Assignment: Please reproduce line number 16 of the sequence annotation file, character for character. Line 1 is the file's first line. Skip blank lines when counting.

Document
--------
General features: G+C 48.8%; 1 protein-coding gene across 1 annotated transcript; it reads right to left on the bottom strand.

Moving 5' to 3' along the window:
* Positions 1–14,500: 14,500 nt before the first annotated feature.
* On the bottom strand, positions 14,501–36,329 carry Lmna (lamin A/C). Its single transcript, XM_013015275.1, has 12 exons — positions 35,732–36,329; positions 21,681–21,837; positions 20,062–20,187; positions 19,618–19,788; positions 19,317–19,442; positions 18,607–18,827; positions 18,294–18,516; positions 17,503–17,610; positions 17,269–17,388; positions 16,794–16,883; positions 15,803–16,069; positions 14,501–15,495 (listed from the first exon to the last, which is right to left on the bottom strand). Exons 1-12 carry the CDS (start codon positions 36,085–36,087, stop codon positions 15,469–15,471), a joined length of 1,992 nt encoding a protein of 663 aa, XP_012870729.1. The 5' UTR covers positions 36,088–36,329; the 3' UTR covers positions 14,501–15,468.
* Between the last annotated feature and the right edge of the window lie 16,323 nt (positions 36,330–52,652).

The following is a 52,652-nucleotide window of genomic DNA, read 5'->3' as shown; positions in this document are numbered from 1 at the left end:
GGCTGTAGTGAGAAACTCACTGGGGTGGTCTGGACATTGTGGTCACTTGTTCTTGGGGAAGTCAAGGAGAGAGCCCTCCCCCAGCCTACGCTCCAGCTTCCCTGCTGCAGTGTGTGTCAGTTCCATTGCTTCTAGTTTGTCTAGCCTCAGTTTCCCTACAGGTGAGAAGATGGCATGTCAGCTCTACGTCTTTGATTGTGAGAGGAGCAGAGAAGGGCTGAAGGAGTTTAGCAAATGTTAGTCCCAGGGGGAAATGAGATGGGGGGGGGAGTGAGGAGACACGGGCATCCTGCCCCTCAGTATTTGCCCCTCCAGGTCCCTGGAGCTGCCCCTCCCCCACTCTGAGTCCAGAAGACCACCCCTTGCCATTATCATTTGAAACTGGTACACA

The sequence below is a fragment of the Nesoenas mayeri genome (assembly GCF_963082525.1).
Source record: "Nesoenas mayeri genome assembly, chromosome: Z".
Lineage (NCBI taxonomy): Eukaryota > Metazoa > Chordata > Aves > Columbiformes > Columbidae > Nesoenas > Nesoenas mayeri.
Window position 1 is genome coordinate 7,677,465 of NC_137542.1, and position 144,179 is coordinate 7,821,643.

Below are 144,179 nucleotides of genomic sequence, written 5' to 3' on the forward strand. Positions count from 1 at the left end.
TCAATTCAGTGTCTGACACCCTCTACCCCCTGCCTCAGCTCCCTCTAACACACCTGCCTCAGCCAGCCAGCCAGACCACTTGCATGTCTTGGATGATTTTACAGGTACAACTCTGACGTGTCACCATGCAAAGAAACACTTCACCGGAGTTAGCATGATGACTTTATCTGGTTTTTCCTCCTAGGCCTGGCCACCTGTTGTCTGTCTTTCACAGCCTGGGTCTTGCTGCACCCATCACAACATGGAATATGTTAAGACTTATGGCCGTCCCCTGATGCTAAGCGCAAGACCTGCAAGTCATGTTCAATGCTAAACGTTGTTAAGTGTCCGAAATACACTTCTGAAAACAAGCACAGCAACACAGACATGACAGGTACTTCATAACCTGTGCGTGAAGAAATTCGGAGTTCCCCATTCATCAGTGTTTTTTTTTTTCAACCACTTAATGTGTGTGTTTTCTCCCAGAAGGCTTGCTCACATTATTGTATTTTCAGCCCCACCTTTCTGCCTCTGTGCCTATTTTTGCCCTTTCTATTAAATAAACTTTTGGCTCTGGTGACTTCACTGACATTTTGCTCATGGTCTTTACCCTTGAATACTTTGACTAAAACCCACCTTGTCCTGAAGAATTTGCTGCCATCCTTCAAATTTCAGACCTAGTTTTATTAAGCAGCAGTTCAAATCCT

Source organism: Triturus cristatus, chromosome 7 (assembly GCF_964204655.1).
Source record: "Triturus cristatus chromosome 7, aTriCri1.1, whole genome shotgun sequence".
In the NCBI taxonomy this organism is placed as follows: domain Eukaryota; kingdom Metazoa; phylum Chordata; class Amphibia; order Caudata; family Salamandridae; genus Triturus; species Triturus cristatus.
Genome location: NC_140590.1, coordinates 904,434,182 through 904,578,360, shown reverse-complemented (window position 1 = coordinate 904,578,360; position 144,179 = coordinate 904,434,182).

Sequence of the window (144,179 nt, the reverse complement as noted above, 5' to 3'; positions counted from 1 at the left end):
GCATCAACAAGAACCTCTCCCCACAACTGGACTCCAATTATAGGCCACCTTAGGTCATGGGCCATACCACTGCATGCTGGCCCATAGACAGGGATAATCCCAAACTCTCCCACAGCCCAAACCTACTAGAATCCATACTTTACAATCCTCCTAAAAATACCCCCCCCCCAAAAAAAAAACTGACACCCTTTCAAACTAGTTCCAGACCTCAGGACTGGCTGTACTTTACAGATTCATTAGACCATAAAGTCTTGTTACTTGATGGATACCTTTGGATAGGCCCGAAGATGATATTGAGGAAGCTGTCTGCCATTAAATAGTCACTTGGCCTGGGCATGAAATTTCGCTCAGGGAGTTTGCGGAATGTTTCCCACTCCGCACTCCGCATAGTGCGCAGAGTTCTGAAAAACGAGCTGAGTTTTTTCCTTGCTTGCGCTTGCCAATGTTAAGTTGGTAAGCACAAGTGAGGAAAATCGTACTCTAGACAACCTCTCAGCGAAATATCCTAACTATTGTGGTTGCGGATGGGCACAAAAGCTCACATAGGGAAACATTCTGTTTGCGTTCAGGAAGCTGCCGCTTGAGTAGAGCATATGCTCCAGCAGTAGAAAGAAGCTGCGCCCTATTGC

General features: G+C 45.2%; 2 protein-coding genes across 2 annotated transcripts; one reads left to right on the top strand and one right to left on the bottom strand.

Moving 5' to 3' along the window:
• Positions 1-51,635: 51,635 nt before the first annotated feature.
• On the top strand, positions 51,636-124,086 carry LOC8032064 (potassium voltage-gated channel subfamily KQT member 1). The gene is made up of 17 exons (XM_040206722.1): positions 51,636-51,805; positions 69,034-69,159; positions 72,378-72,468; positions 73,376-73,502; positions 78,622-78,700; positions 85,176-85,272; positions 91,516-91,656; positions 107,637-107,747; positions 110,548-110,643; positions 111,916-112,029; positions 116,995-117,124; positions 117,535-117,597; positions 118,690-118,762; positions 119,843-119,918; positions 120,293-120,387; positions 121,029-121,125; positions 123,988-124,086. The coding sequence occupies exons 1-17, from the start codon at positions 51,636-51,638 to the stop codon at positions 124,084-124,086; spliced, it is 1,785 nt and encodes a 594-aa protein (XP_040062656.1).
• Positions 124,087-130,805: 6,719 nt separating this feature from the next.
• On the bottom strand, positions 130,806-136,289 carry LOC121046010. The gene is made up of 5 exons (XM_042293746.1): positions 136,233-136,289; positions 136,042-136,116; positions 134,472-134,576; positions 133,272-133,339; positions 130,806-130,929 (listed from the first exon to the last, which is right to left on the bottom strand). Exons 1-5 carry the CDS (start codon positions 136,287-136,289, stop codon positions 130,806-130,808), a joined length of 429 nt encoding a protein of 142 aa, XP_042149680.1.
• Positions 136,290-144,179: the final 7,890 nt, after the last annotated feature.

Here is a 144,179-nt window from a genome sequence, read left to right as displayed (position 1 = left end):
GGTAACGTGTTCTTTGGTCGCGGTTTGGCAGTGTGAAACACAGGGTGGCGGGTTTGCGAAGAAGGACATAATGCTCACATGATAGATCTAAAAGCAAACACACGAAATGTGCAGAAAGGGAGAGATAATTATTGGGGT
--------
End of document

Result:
In the NCBI taxonomy this organism is placed as follows: domain Eukaryota; kingdom Metazoa; phylum Chordata; class Amphibia; order Caudata; family Salamandridae; genus Triturus; species Triturus cristatus.